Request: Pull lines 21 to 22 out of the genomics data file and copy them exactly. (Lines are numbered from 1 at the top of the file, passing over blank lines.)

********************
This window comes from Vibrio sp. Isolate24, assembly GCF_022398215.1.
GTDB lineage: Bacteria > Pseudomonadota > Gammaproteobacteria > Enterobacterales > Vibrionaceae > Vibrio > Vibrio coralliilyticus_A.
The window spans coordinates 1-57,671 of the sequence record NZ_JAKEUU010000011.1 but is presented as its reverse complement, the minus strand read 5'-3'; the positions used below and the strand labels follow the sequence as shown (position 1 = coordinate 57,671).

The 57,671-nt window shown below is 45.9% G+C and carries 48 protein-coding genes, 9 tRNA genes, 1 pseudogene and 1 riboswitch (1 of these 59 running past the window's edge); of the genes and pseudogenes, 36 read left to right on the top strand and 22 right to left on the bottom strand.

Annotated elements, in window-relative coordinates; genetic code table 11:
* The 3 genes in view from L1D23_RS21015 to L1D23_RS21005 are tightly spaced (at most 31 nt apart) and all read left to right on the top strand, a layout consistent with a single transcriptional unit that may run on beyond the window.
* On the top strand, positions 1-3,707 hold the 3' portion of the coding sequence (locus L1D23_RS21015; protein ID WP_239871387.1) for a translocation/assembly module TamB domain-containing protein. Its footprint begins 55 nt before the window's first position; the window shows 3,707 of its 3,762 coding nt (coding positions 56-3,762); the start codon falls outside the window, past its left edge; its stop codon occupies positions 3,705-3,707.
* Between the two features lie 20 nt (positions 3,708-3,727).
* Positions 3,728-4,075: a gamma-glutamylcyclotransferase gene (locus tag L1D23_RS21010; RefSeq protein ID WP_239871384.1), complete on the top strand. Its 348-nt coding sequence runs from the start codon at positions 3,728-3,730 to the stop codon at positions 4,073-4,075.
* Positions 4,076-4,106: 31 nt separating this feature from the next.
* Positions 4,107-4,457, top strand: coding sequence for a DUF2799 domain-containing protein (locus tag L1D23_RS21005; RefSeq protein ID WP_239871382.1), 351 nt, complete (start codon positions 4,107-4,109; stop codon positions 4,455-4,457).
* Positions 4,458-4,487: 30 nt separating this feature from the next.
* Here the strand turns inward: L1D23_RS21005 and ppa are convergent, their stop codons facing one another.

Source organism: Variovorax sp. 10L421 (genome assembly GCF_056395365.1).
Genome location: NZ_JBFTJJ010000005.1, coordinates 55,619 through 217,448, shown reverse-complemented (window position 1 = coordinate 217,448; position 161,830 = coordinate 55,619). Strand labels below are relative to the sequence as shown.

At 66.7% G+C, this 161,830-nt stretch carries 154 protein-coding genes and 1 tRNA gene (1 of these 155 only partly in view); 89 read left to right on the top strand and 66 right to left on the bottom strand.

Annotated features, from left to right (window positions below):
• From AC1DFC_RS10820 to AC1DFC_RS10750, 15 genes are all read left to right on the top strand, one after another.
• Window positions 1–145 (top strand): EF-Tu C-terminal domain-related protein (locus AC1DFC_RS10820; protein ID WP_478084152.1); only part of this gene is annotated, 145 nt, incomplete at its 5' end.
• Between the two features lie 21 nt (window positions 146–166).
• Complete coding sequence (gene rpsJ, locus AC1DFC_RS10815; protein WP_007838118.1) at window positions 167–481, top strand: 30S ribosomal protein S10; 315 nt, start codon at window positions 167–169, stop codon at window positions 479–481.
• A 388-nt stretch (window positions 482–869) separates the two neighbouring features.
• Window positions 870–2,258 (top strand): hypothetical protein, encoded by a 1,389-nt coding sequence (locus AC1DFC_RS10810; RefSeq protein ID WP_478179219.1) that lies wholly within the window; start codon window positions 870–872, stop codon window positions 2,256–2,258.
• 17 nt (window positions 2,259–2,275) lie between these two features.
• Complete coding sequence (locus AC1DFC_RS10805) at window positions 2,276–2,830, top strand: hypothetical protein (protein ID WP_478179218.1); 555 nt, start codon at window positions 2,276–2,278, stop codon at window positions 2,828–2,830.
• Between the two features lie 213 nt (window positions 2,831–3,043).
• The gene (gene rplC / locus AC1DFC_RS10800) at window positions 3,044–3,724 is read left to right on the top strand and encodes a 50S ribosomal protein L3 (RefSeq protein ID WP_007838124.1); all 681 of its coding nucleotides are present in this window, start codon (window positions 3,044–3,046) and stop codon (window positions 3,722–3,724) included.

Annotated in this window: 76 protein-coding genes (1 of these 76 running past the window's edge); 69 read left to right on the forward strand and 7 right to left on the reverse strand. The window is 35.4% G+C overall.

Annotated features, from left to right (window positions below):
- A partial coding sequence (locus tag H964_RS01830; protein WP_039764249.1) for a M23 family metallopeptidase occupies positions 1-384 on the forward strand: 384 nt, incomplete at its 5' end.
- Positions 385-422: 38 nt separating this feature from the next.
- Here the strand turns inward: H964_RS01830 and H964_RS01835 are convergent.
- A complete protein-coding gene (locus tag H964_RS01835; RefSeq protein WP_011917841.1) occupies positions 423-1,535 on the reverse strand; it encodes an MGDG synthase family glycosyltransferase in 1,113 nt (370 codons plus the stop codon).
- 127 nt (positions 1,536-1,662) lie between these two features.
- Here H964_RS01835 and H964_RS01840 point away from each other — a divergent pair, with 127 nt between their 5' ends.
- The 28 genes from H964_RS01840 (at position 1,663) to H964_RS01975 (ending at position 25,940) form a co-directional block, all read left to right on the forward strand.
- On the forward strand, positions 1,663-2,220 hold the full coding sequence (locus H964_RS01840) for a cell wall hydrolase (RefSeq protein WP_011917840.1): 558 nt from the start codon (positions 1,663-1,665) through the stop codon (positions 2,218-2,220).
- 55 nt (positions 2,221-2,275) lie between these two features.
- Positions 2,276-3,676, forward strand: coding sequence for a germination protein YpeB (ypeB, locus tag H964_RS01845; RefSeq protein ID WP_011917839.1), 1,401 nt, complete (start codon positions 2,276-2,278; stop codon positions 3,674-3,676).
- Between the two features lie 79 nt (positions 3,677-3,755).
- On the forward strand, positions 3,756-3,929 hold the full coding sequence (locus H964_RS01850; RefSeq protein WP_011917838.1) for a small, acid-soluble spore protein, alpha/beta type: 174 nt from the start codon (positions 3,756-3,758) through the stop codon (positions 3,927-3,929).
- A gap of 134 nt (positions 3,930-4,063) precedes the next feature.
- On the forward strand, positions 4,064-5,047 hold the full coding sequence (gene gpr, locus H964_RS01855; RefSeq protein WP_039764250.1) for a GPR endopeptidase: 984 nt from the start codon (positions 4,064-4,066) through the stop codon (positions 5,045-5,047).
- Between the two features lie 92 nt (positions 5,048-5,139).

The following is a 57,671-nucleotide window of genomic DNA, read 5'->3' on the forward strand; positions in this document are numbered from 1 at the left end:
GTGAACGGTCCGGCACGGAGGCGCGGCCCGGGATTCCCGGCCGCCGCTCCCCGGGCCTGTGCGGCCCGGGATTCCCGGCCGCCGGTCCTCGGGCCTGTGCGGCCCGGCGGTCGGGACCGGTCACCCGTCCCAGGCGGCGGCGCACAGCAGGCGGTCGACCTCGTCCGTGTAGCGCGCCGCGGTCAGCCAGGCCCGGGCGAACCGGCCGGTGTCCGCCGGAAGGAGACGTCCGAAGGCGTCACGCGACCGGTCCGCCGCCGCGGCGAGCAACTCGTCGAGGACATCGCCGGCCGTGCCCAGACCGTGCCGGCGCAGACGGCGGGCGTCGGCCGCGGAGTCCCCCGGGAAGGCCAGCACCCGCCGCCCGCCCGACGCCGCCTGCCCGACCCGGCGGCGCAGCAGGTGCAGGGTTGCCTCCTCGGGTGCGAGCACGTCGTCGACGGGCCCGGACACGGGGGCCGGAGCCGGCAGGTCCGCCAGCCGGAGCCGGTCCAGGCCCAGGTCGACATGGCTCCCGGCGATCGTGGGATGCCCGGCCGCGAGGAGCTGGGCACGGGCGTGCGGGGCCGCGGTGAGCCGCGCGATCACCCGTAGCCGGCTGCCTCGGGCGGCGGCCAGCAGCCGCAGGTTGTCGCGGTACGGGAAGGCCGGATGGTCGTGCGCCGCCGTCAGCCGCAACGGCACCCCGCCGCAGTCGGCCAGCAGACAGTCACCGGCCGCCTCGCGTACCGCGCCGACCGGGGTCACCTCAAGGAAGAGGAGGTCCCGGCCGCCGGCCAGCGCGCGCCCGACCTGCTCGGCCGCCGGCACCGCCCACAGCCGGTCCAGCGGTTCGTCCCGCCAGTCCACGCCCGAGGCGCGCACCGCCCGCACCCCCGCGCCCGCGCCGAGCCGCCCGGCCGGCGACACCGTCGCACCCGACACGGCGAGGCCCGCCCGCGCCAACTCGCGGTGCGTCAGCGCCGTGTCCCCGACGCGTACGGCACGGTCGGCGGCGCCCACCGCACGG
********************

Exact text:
• Complete coding sequence (gene rpsJ, locus AC1DFC_RS10815; protein WP_007838118.1) at window positions 167–481, top strand: 30S ribosomal protein S10; 315 nt, start codon at window positions 167–169, stop codon at window positions 479–481.
• A 388-nt stretch (window positions 482–869) separates the two neighbouring features.